By Lenore Skenazy
Babies haven’t changed much in about a million years.
But how we view them, what we expect of them, and how we raise them is changing all the time and, in the process, changing us, says Janet Golden, a professor of history at Rutgers University and author of the new book, “Babies Made Us Modern: How Infants Brought America into the 20th Century.”
At the dawn of the 1900s, infant mortality was still so common that photographers routinely took pictures of babies in their coffins — eyes open — as a keepsake for the parents. It was only as mortality rates fell (and Kodak’s Brownie camera brought photography to the masses) that another kind of picture became popular: snapshots of babies very much alive, even giggly.
This was such a new notion that Kodak actually had to tell parents: “It makes no difference how often the baby goes to the photographer… the record of his days is incomplete unless there are home pictures to supplement the more formal studio photographs.”
And that, my friends, is the first dawning of our Facebook culture. You’ll find it in baby books — diaries for moms to fill in with baby’s first word, first tooth, etc. — which started including a page where parents were told to paste a baby photo.
These baby books proved a treasure trove for Golden, who pored over hundreds of them (strangely enough, collected by one obsessed librarian at UCLA) to see what parents considered good childrearing.
“I really didn’t know what I was going to find,” Golden said in a phone interview. “But the thing that jumped out at me was that they used to have places where you wrote down, ‘Baby’s first accident.’ ”
One such book from Red Bud, Ill., recorded the early life of a boy named Charlie Flood, born in 1914. At four months old, he suffered a burn to his face. Four months later he pulled off part of his tongue with a button hook – a common device in the days before zippers. By toddlerhood, he’d gotten a nail in his foot and later glass in his hand from holding a bottle while he fell.
“Charlie’s mother dutifully recorded each accident… and he was hardly the only infant to have his calamities written down,” writes Golden. “Babies fell down stairs, off porches, and out of high chairs and cribs. Some baby books even had places designed for writing down ‘First Tumble.’ ”
Today, of course, babies still take tumbles, “But the standard of parental expectations have changed,” Golden says. Accidents have gone from an ordinary part of childhood to something almost too shameful to admit. “And the same thing happened with discipline,” says Golden. Some of the baby books have a page for “Baby’s First Discipline,” with moms filling in, “I spanked baby for ________.” You wouldn’t find a page like that today.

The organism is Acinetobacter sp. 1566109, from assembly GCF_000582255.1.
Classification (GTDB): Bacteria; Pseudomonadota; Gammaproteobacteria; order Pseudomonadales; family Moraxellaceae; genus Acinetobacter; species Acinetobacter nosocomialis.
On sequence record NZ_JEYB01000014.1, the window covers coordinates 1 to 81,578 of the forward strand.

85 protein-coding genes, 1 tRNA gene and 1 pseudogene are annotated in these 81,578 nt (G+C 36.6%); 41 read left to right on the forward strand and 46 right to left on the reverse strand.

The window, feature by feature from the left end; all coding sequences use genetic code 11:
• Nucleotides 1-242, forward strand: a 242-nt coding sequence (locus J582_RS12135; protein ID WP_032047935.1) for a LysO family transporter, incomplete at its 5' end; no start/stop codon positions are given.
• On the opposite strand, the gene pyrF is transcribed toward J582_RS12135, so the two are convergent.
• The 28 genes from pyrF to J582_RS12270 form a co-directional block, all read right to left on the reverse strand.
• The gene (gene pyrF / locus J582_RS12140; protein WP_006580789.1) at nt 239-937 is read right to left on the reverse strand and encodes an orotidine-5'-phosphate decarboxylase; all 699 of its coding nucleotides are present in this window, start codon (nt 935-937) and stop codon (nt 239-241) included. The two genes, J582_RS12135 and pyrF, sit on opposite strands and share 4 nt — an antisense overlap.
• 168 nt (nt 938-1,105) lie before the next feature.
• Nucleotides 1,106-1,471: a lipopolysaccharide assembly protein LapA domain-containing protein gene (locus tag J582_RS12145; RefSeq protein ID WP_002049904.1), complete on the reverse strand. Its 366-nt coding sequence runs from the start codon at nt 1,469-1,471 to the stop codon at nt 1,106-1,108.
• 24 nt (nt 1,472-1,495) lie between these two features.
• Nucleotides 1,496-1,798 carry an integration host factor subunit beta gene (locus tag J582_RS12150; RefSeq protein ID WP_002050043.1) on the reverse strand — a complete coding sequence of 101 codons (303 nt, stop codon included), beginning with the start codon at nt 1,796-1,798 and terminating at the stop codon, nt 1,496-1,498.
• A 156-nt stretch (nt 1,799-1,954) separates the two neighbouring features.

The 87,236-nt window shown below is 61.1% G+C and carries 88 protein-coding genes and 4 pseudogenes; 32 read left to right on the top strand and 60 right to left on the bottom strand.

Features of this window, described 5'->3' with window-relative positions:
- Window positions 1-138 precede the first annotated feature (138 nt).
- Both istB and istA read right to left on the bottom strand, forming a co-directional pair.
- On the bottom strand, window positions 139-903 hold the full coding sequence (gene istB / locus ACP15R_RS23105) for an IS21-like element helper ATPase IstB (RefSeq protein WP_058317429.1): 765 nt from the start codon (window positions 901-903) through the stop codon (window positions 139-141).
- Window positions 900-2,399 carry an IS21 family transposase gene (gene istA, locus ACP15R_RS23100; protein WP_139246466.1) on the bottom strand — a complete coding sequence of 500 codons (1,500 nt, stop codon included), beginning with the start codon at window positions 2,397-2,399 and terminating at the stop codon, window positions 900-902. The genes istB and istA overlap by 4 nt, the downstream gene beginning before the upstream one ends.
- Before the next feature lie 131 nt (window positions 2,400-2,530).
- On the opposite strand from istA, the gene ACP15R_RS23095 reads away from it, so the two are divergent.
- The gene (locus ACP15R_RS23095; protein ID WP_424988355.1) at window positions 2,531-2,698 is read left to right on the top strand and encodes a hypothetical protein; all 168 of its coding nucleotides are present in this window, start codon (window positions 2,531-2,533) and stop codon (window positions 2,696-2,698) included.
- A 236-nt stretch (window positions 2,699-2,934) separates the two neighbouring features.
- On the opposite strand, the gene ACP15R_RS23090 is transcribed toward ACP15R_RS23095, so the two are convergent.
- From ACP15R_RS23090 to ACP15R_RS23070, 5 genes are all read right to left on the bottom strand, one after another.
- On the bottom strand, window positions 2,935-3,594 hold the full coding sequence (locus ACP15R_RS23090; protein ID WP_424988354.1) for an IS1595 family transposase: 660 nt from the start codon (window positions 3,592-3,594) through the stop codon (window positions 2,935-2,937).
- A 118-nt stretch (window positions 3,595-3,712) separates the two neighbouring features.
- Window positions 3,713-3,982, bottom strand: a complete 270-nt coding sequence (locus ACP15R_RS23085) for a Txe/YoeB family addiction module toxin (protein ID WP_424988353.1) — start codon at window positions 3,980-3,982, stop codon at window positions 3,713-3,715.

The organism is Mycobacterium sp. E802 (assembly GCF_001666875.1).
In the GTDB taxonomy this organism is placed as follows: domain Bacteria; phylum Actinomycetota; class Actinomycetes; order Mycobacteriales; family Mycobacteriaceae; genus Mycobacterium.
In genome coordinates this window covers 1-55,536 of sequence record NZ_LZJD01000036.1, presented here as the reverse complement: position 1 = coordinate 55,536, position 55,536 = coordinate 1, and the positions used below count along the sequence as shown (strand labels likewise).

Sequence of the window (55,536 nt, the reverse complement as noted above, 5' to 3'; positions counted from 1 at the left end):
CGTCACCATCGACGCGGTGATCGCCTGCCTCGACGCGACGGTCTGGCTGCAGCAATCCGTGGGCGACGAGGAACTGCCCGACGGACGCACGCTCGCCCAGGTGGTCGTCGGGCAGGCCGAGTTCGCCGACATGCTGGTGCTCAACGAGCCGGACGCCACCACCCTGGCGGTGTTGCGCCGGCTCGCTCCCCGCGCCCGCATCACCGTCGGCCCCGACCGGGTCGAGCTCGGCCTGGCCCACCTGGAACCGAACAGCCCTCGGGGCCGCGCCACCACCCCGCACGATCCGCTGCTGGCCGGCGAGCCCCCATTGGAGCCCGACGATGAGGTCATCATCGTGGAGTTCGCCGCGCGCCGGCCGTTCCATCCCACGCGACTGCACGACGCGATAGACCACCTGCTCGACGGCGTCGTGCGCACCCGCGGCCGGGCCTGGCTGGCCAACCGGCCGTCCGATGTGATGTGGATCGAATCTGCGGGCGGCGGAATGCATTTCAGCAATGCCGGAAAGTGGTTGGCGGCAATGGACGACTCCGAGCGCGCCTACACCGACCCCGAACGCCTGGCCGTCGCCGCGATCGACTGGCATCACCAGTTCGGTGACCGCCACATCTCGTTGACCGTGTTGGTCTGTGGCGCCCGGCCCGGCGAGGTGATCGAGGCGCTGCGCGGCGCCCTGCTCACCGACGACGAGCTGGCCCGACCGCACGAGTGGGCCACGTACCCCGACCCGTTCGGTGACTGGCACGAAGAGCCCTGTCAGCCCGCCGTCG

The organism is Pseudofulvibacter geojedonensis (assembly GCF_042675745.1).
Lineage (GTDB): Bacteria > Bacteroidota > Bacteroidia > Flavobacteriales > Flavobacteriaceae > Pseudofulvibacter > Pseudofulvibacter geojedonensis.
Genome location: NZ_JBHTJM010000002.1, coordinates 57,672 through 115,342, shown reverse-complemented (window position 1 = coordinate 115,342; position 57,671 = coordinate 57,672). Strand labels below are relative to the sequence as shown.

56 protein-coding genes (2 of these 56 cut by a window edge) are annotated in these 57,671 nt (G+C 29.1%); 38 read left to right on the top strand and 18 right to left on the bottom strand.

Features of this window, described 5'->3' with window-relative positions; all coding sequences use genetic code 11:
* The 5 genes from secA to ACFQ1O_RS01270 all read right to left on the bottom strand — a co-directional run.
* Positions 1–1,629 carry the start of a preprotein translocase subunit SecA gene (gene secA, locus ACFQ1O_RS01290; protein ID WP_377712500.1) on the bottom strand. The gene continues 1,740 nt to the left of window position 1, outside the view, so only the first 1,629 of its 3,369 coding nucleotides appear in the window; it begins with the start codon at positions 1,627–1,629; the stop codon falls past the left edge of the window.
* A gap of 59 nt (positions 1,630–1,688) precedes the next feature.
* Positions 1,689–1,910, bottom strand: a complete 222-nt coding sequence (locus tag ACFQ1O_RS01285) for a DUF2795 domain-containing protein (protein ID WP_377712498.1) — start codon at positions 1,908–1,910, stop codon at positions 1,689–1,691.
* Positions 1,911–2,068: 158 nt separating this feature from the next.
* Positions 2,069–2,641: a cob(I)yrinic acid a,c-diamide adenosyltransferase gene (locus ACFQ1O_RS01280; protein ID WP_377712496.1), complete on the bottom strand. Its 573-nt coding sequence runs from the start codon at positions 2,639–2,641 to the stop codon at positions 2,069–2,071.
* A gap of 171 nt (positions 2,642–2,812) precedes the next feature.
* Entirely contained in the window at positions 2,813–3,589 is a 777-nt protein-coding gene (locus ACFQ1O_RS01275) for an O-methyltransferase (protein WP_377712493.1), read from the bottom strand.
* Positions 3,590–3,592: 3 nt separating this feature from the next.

In fact, you wouldn’t find a lot of the practices considered prudent 100 years ago. The U.S. Children’s Bureau, a department of the government roughly akin to the Dept. of Agriculture in that it instructed Americans on how to raise a healthy crop (of kids), published pamphlets giving parents all sorts of “good” advice including:
“Don’t kiss babies. Let them cry. Make sure they get a healthy tan. Don’t give them pacifiers. Don’t get them in the habit of being held,” Golden synopsizes. Some of these strange-sounding tips made sense back then. Kissing spread germs which, before antibiotics, could have proven deadly. It was an era of tuberculosis, too. If crying possibly made lungs stronger, let those babies wail! And a tan? Before industry started adding Vitamin D to foods, kids got the bone-softening ailment called rickets. Sunshine prevented it.
In that era, too, moms routinely started toilet training their babies before age one, sometimes as early as two months. Why? No washing machines! How many dirty diapers did anyone want to scrub against a washboard? I’d have hurried up and trained my kids, too.
Parental norms really started changing after World War II. Not only were there more home conveniences, this was also a more permissive era. Instead of rigid rules, parents turned to Dr. Spock, who famously told moms, “You know more than you think you do” — so just trust your gut. No need for a feeding schedule or anything like that.
But as loosey-goosey as the parenting style became, the standards of safety kept going up. The more babies that survived, the more Americans began to believe they could — and must — obliterate any childhood adversity.
Which brings us to today: the safest times in human history, when parents are nonetheless encouraged to buy things like devices that can monitor their babies’ heart rate every single second, as if they’re in constant peril. As safety has reached a new level, so has fear.
It doesn’t get more modern than that.
Lenore Skenazy is the president of Let Grow and founder of Free-Range Kids.